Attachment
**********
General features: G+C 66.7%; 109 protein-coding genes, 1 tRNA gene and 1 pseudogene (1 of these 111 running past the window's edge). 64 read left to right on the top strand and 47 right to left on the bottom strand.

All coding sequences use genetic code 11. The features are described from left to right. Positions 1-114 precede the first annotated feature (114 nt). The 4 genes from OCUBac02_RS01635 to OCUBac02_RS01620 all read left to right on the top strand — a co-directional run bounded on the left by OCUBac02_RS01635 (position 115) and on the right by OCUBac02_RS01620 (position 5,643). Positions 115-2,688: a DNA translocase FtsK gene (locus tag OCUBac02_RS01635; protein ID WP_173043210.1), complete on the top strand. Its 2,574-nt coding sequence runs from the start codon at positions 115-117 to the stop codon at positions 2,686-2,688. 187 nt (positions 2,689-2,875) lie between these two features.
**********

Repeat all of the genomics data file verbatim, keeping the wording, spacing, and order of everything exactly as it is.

General features: G+C 66.7%; 109 protein-coding genes, 1 tRNA gene and 1 pseudogene (1 of these 111 running past the window's edge). 64 read left to right on the top strand and 47 right to left on the bottom strand.

All coding sequences use genetic code 11. The features are described from left to right. Positions 1-114 precede the first annotated feature (114 nt). The 4 genes from OCUBac02_RS01635 to OCUBac02_RS01620 all read left to right on the top strand — a co-directional run bounded on the left by OCUBac02_RS01635 (position 115) and on the right by OCUBac02_RS01620 (position 5,643). Positions 115-2,688: a DNA translocase FtsK gene (locus tag OCUBac02_RS01635; protein ID WP_173043210.1), complete on the top strand. Its 2,574-nt coding sequence runs from the start codon at positions 115-117 to the stop codon at positions 2,686-2,688. 187 nt (positions 2,689-2,875) lie between these two features.